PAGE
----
Wednesday, October 31, 2012

Same as It Ever Was

The more things change, the more they stay the same, or so they say.

I frequently wonder about this, at least in regard to people. Do people ever really change?

I would like to think so. I spend most of my time operating under the assumption that people do change. However, there are times when I wonder, "Does anyone ever really change?"

Sitting with Ben and Brian last night, listening to each talk about the same personal issues he'd wrestled with for years, hearing each confidently express how he'd finally got to the point of overcoming them, I wondered. I was glad to hear them so confident. I was enthusiastically supportive of their efforts. Yet, something about what each of them said (or perhaps how they said it) rang untrue. It led me to do more than wonder about whether or not they'd change; it led me to believe they wouldn't.

At first blush my thoughts may sound negative or pessimistic. However, I don't believe they are. After the guys left, I continued to think about what each of them had said or done to set off my NO-CHANGE alarms. I thought about their facial expressions, their gazes, their cadences and uses of inflection. I'd love for each of them to change in the ways he'd expressed desire to do so. I wanted to try and nail down the missing ingredients or the hidden gotchas.

Addictive
I've spent much of my life around people who have what is sometimes called "addictive personalities." A common theme among them is the repeated expression of desire to change. The expression is usually accompanied by compelling reasoning that explains why, this time, the change will really happen and why it will last. I've seen change occur and even flourish for periods, but rarely if ever have I seen it endure. Over time, I've come to recognize patterns of behavior and action that are consistent with short-lived change and ones that are consistent with change that seems to endure.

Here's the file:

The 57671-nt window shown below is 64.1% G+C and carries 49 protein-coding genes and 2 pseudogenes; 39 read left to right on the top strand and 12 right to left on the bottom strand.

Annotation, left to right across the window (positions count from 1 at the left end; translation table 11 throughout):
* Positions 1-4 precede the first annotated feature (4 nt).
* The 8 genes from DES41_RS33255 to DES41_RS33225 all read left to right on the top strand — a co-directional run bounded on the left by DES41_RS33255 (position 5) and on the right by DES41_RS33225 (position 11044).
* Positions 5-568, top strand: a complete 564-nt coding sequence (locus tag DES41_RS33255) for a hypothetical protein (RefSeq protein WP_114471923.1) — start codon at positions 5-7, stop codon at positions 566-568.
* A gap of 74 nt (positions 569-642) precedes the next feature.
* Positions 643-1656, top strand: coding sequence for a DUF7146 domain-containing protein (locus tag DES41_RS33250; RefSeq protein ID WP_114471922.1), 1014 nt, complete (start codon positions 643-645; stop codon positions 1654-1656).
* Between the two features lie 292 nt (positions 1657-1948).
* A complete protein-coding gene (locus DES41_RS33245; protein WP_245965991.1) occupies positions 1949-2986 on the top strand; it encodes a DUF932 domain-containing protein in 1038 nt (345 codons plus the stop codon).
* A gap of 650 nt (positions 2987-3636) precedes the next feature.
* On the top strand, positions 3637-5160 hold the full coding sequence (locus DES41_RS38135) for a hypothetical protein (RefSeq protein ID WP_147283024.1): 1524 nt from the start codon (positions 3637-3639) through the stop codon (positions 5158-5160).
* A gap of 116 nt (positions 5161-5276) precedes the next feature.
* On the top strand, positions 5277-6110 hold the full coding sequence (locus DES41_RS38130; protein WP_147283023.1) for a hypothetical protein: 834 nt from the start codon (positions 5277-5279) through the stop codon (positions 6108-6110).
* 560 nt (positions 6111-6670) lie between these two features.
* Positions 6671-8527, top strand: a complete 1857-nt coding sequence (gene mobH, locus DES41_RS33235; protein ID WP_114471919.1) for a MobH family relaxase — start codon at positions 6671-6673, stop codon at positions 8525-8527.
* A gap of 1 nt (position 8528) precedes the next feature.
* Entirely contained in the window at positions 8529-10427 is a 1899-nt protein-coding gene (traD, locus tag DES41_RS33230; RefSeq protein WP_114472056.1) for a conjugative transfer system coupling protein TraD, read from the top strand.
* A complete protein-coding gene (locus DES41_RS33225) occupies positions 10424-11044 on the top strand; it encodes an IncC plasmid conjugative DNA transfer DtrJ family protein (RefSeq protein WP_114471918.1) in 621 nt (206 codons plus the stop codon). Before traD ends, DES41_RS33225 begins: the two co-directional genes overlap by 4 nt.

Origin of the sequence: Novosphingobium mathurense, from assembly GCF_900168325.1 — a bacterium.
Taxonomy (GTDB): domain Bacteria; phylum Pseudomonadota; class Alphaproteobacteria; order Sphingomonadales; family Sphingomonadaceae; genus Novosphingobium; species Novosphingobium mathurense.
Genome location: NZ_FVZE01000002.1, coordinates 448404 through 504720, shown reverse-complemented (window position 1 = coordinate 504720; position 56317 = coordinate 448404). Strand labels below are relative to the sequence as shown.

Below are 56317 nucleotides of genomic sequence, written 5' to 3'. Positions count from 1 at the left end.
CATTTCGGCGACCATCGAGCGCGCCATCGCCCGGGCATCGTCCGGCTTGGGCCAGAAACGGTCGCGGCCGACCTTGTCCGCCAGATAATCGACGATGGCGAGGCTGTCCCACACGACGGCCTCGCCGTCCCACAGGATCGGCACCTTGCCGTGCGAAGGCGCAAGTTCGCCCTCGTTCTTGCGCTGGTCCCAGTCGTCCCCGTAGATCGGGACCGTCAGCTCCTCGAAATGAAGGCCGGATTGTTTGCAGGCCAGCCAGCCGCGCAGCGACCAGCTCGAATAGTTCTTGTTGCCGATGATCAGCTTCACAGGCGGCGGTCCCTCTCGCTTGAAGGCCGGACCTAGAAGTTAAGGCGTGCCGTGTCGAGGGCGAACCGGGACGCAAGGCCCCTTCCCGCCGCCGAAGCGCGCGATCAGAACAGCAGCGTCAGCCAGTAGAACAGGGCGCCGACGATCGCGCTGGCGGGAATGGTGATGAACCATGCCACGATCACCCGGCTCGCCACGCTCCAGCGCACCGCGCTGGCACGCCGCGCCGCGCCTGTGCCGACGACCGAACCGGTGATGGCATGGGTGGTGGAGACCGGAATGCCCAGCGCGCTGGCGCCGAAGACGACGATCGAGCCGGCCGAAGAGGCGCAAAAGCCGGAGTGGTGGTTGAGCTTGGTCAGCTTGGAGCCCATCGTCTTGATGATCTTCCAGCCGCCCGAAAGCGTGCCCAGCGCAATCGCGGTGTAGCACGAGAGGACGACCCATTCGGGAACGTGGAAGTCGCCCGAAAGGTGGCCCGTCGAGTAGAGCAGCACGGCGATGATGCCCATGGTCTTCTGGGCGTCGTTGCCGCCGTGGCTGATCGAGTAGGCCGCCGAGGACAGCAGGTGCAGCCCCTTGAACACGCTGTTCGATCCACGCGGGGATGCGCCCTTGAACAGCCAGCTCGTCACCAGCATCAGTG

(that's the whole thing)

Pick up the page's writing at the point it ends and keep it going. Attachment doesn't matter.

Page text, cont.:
I don't know how directly or indirectly these patterns influence the sustainability of change, but I thought I'd share some of them in case they could prove useful.

Act, Don't Talk
The first thing that sets off my internal NO-CHANGE alarm system is the proportion of talking to acting, or for that matter, thinking-about versus acting-on. People who really change spend little time talking about it relative to the time they spend acting upon it.

Every Day
They say that if you do something consistently, every day for twenty-one days, it'll become a habit. I don't know if the number is twenty-one, twenty-eight or forty, but I do know that doing something (acting) every day, significantly increases the likelihood of it taking hold.

Further, doing something every day is much easier and more efficient than doing it some days. You avoid all those internal conversations about whether or not to delay until tomorrow. You don't even open the door to thoughts of delay. You simply never let the day end until you've done it.

Purpose